White coat syndrome is back. In fact, it has never left us. As many as 20 percent of the American population, including this health writer, experiences a crippling fear of doctors that can impede life-saving preventive care.
Health is a discipline, and prized possession, to me. The body is my temple. So, it may surprise you to know that I have a terrible fear of sickness. It’s especially bizarre because I have been covering health topics (from those condition-based, relating to diabetes, heart disease, high blood pressure, obesity, you name it, to preventive nutrition and fitness, to healthy relationships) for nearly a decade now. I was even honored this year to be selected as a fellow for the Association of Health Care Journalists.
If you looked in my medicine cabinet, you would not see one medication. Not even Advil (if a case of unbearable menstrual cramps attacks, I typically borrow a little brown pill or two from whomever I’m with instead of buying a bottle to stash in my cabinet). I like to run or do yoga most days of the week, sometimes both in one day. I also like to bike ride and play tennis and take brisk walks. I like to eat healthy. My signature health goals are to have at least one green salad and three cups of potent green tea a day. I aim to eat fish at least three times a week. I practice stress reduction daily. I try to nurture my relationships. I am one of those types who actually gets the recommended five servings of fresh fruits and vegetables a day. I wear sunblock. I take calcium supplements. I make a serious attempt to drink eight-plus glasses of filtered water a day and get seven hours minimum of sleep. I connect with, and try to visit, my family often. When I worked in offices, I was the type that would go years without ever having a sick day. It was as if a certificate of honor from human resources awaited me, like the ones you got in grade school for good attendance (one never surfaced, by the way). Maintaining my health is a top priority I take seriously.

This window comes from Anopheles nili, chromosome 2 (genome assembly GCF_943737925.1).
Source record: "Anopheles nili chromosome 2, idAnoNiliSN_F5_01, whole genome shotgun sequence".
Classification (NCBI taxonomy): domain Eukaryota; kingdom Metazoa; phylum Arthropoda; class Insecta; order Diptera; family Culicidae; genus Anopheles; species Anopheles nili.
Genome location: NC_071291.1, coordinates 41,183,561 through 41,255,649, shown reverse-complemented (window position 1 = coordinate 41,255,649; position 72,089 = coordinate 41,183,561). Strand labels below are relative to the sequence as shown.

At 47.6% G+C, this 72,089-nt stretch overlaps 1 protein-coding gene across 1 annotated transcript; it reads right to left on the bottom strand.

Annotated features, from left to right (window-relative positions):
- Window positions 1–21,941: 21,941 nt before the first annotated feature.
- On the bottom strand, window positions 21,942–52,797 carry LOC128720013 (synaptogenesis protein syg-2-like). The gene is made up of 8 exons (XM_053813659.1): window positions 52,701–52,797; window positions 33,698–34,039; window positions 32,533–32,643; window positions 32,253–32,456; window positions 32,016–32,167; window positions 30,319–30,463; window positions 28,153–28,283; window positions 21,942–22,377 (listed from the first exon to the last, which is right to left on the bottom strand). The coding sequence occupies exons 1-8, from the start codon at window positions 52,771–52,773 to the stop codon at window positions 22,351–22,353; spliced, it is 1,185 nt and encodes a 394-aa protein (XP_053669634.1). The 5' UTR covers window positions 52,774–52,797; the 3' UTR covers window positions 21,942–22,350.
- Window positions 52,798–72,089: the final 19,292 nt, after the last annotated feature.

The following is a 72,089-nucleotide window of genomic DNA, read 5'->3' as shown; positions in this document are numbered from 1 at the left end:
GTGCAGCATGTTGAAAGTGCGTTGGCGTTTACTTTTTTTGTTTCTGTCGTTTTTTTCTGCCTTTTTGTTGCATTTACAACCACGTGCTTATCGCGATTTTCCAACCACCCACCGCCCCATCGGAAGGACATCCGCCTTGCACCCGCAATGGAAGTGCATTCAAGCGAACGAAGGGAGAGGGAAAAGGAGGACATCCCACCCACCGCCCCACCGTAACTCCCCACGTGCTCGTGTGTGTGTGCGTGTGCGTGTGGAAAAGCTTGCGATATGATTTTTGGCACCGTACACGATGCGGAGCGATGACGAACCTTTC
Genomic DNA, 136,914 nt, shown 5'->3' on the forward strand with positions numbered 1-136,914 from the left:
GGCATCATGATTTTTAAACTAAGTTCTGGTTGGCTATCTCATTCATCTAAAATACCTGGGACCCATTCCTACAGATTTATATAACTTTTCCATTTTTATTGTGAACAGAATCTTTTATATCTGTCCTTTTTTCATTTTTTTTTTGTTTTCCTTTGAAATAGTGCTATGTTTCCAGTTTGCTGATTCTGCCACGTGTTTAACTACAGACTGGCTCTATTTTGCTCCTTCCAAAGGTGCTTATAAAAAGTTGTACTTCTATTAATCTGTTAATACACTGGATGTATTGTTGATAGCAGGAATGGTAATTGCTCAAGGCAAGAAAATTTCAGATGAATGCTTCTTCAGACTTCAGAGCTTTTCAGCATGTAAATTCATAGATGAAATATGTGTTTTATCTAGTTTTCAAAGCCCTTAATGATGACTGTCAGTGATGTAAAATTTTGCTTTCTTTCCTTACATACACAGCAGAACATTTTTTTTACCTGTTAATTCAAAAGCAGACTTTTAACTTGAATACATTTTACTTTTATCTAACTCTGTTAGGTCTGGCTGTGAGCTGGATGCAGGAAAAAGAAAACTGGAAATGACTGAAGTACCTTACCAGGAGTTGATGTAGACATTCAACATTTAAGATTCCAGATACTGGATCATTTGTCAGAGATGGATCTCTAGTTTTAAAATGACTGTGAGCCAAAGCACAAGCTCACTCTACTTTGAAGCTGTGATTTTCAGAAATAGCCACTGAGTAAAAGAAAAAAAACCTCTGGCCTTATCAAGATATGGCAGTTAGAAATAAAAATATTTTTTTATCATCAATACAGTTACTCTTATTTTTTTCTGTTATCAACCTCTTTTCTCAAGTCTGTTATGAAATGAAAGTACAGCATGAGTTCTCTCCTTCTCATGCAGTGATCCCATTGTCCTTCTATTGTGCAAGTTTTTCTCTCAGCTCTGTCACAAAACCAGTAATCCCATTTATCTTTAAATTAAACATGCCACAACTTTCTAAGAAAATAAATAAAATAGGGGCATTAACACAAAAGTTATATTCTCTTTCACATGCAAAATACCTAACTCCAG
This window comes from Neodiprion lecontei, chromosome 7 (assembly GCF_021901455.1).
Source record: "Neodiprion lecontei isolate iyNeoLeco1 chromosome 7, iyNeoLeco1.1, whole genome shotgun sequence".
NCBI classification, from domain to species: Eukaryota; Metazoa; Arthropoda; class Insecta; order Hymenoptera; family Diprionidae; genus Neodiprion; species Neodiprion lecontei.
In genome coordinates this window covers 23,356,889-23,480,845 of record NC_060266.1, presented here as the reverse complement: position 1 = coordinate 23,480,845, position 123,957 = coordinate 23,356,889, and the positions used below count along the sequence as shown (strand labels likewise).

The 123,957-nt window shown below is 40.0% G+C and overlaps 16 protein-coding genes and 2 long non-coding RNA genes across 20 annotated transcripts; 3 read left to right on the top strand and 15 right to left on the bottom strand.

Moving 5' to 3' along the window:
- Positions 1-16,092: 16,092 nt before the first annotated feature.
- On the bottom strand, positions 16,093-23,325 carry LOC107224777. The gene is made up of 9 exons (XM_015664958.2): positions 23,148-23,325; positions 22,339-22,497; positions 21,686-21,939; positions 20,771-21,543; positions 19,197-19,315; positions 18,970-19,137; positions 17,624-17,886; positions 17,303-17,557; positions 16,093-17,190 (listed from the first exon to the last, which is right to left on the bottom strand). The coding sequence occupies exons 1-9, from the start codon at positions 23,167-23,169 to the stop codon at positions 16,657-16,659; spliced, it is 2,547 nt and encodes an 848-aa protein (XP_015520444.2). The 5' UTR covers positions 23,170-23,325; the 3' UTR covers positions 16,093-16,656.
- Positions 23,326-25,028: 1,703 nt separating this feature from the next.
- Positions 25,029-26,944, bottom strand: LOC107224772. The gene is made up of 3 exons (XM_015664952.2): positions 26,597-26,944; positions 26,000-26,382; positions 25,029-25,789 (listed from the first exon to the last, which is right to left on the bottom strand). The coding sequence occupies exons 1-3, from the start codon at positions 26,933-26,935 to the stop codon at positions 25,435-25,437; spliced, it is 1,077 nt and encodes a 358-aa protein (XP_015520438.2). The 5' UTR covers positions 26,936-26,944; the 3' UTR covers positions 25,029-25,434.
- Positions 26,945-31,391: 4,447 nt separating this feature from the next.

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It is for these reasons that when something is out of whack with my body, I sense it immediately. I get the eerie sensation that something is wrong. I just don’t “feel right.” I am off. My health suddenly seems in jeopardy.
And that’s when the near paralysis sets in.
It happened to me this week. I noticed that I just didn’t “feel right.” This is so rare an occurrence that it nearly triggers palpitations. My immediate reaction, as is the case for many like me, was to go to yoga to sweat whatever it was out. Yet, when I happened to call my good friend on my way to the studio, she convinced me that instead of working out I needed to march right to the neighborhood clinic and get checked out.
Thank God for friends. You see, she and I had been on a sojourn to a yoga ashram in upstate New York just over a month ago. And in our earnest attempt to boost well-being, she actually ended up developing a case of Lyme disease as a result of a tick bite she got during a hike there. (Yes, one may indeed call that ironic.)
Now, she had told me about this weeks ago, and urged me to see the doctor to have my blood tested. But I did not. My White Coat Syndrome kicked in and overrode any desire I had to heed her advice.
At the time, when she first mentioned the tick bite, I had felt fine. Then Wednesday, I did not feel fine. I was out to lunch and realized I felt fuzzy. I could not focus. My body felt limp. Walking to and from the restaurant my feet felt heavy, like numb bricks I could barely lift. I felt as if I could pass out at any second. Eye contact with my lunch companion was impossible.
Noticing at the restaurant that I felt off, I escaped to the bathroom to take a moment, then returned to my place unable to eat one nibble more of my grilled salmon salad. Instead, I hurriedly requested and paid the check. Activity, mobility, walking briskly was the answer, I sincerely hoped.